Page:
"Riau Map" Riau Province by Mangunsong

Riau Province Travel Guide: 1,078 reviews and 3,082 photos

The 3,000 islands of the Riau province straddle the Straits of Malacca, one of the oldest and business trading routes in the world. For centuries the islands have provided a safe haven to traders and sailors from Europe, India and China and as a result they have strong foreign historical links. Riau, which includes a large part of East Sumatra, is the heartland of the Malays and the source of Indonesia's Malay-based national language. The first book of Malay grammar, called Bustanul Katibin, was written and published here in 1857 and Malay was also adapted by foreign seafarers and traders in the 14th and 15th centuries so that they could communicate and be successful, effectively creating a language of trade and power.

The Kingdom of Malacca played a leading role in the history of the area since its founding in 1402 by Parameswara. With the arrival of the Portuguese however, a period of wars for control of the Malay states around the Straits, began. The situation was aggravated with the arrival of the Dutch and British in the early l 7th century. A turbulent conflict followed which was partially resolved by the Treaty of London in 1824, which gave the Dutch control of all territories claimed by European countries south of Singapore. This area included Riau, and effectively severed its links with Johor and the mainland. The Dutch subjugated and dissolved the rebellious Riau Sultanate in 1911, but the province's influence remained strong.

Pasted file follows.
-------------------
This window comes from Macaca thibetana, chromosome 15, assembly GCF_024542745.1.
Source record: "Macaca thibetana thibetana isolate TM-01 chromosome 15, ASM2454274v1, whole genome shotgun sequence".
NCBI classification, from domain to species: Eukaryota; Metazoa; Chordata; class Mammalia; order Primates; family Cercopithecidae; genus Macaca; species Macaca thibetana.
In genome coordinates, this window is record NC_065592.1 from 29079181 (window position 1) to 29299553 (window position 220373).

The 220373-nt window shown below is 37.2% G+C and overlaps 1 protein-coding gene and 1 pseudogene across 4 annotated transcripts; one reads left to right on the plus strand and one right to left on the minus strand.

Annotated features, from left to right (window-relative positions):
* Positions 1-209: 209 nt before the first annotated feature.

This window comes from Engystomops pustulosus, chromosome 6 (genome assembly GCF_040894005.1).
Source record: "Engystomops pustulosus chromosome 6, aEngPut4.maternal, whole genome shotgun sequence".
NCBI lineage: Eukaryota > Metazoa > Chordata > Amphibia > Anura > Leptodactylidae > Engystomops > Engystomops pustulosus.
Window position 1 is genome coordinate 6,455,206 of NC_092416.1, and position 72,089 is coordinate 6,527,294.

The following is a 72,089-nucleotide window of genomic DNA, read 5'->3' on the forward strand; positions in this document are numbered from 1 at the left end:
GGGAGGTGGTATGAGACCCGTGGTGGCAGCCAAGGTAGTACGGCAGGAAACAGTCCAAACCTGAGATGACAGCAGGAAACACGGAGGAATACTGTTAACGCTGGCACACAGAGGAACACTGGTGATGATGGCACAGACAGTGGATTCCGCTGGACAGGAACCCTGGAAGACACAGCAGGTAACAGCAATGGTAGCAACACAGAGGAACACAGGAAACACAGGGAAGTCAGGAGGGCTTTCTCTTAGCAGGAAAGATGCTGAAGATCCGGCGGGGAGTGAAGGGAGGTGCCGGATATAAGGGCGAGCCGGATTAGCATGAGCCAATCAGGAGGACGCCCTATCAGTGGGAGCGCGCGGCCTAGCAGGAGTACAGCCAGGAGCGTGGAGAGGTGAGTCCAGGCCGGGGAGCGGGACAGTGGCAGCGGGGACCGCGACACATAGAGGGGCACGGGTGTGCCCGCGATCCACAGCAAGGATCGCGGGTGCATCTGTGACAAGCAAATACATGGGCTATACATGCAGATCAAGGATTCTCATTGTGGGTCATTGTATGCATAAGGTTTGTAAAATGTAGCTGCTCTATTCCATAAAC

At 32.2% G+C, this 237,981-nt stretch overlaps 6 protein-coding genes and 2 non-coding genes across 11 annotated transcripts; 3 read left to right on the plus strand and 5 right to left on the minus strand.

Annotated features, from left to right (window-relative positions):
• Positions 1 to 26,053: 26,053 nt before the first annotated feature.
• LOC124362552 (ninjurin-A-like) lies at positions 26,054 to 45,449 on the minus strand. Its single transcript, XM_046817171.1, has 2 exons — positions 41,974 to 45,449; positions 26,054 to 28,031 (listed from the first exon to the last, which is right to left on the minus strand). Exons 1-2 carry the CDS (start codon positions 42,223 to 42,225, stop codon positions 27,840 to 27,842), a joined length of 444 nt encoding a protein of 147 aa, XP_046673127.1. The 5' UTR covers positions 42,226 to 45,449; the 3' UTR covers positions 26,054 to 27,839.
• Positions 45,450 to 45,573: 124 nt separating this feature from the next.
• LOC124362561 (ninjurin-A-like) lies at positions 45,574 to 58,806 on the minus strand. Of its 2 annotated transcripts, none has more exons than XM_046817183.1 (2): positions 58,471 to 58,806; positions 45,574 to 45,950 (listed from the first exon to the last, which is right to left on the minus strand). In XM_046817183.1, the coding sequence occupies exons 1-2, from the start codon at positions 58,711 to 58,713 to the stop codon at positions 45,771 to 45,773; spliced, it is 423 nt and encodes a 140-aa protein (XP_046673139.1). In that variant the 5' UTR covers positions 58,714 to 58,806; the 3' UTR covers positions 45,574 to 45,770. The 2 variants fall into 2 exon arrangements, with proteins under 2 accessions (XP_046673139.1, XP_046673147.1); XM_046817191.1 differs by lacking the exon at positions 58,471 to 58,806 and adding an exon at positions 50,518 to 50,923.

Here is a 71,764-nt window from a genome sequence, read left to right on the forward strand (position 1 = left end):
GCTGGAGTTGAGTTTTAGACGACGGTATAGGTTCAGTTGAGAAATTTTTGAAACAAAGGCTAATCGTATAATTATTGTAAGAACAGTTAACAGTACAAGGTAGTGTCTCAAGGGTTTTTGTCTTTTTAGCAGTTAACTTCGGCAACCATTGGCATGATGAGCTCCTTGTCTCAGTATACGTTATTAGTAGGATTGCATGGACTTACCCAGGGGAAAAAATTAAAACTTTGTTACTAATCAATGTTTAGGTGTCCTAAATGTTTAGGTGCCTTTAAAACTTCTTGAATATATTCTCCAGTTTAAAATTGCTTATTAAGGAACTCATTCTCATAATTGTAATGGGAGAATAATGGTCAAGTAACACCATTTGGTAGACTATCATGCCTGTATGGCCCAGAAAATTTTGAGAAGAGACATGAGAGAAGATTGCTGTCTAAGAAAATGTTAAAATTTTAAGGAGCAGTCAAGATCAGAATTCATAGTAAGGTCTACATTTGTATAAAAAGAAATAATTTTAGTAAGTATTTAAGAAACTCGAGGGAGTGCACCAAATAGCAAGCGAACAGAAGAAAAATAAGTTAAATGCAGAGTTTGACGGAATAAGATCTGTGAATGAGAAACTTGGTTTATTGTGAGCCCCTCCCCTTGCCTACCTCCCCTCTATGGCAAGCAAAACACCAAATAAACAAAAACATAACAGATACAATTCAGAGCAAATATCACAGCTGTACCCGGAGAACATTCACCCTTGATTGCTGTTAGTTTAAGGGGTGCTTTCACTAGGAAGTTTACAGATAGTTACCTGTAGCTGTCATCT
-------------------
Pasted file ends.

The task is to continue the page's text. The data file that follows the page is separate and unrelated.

Within the province of Riau are to be found perhaps the greatest contrasts anywhere in Indonesia. Spanning a large part of mainland eastern Sumatra and some 3,000 islands in the Straits of Melaka, the province boasts untouched jungle and sophisticated urban centers, tropical swamplands and gorgeous white sand beaches. Mainland Riau is home to several isolated groups of indigenous peoples, who live in the forest practicing their centuries old culture, and also to Batam Island, a vital, modern center of trade and tourism. The province has Indonesia’s richest oil fields, as well as some of its rarest wildlife, including Sumatran tigers, rhinos, elephants and bears.

Visitors to Riau can choose from beachfront resorts with world-class amenities, to treks through the rainforest to snorkeling around coral reefs, to dining on the sophisticated cuisine of Batam. With something for everyone, Riau is sure to prove a source of endless fascination and exploration.

  • Intro Updated Oct 13, 2004
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